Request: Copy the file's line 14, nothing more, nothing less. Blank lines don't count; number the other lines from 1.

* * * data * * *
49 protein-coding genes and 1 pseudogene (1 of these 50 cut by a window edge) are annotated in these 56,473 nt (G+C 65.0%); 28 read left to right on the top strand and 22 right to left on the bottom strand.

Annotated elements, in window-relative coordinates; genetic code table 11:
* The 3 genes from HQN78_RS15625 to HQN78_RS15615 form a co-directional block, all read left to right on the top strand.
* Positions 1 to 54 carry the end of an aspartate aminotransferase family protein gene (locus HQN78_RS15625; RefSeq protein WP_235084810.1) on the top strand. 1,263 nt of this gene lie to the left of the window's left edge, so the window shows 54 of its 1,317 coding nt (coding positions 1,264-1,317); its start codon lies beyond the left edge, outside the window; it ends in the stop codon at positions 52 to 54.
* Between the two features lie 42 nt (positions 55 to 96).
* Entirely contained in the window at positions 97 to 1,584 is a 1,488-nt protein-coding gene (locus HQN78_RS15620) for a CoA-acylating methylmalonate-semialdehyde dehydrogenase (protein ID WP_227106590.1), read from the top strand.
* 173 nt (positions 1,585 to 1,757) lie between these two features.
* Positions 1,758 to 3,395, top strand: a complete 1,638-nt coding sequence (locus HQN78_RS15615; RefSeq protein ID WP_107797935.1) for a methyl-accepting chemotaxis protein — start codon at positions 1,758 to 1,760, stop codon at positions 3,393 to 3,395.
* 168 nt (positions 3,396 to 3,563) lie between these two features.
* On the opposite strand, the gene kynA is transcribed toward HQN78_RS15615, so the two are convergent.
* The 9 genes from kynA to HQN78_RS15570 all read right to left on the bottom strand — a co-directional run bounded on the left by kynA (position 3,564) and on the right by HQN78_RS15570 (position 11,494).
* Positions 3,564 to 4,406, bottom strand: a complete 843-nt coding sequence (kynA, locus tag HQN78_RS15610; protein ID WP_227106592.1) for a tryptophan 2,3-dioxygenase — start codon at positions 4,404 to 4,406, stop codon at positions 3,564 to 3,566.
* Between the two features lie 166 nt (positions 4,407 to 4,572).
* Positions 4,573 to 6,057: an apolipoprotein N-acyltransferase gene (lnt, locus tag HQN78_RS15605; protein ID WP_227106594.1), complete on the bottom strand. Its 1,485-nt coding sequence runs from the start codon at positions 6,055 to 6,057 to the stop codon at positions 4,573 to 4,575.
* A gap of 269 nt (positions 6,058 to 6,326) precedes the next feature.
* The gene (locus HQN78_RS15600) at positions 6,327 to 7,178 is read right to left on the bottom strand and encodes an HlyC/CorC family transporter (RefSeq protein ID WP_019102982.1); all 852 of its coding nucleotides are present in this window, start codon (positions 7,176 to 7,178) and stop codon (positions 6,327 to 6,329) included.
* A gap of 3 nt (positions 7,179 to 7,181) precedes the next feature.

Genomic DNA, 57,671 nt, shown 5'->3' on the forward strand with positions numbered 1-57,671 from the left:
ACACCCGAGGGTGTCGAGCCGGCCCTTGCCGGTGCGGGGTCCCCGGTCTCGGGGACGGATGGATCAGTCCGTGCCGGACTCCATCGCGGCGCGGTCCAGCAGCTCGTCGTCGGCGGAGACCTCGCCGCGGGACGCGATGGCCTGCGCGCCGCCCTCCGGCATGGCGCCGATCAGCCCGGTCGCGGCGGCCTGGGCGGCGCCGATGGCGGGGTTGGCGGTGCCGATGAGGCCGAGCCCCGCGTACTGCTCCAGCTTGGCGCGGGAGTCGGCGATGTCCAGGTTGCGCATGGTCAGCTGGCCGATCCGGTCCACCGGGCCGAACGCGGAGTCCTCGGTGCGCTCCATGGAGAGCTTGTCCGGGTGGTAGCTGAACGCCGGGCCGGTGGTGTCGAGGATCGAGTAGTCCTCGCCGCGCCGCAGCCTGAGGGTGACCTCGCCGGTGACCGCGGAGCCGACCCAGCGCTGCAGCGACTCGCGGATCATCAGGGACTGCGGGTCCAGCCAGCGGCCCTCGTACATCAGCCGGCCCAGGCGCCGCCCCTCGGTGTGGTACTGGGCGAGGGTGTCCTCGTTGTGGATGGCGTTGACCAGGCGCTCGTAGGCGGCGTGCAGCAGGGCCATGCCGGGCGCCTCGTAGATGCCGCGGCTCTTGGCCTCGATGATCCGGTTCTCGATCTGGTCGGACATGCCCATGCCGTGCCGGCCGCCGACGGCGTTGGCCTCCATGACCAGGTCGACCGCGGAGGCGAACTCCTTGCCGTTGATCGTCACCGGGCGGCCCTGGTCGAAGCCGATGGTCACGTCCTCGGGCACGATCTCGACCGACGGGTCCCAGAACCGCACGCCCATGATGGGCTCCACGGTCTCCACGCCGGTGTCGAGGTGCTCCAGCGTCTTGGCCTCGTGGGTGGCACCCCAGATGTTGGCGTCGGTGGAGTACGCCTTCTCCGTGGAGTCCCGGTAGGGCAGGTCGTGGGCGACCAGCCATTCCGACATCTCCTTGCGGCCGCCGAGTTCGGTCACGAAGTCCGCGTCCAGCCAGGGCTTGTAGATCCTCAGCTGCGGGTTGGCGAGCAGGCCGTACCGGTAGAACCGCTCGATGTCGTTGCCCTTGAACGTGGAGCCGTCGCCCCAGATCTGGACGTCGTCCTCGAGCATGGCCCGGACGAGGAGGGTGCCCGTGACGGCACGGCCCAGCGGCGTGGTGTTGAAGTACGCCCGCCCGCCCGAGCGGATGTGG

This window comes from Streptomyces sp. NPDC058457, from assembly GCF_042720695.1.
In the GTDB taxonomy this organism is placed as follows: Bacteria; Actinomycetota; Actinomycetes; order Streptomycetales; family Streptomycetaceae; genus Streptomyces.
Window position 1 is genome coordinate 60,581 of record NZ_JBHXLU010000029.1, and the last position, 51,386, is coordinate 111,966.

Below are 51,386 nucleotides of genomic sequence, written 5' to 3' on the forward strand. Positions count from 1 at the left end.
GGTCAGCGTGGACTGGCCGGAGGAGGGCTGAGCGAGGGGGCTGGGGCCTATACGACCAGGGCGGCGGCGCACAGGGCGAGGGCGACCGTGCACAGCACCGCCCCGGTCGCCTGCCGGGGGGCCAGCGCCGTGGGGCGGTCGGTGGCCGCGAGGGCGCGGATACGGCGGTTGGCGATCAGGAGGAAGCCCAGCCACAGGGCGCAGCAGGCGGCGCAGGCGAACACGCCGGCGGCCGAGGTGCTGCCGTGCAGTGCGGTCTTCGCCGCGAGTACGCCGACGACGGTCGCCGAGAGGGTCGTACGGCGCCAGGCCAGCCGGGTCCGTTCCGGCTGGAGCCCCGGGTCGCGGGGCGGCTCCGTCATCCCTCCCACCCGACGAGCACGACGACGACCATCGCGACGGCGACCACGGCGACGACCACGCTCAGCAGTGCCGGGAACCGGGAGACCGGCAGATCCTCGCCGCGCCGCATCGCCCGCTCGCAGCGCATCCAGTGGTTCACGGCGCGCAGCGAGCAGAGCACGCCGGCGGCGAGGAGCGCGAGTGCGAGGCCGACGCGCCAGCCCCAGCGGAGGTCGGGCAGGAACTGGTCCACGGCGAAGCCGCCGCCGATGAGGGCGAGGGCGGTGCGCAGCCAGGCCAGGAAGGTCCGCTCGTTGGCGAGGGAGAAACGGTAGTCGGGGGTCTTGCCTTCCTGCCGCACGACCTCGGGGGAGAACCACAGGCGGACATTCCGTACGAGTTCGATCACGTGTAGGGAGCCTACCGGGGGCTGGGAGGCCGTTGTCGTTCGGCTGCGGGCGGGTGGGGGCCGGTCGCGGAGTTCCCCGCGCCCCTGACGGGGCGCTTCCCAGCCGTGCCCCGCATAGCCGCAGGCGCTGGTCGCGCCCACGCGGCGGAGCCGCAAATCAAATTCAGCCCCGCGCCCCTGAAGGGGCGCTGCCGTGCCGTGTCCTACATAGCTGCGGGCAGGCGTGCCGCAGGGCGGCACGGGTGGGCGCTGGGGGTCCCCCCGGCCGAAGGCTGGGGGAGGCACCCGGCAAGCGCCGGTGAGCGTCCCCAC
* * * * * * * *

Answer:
* Positions 4,573 to 6,057: an apolipoprotein N-acyltransferase gene (lnt, locus tag HQN78_RS15605; protein ID WP_227106594.1), complete on the bottom strand. Its 1,485-nt coding sequence runs from the start codon at positions 6,055 to 6,057 to the stop codon at positions 4,573 to 4,575.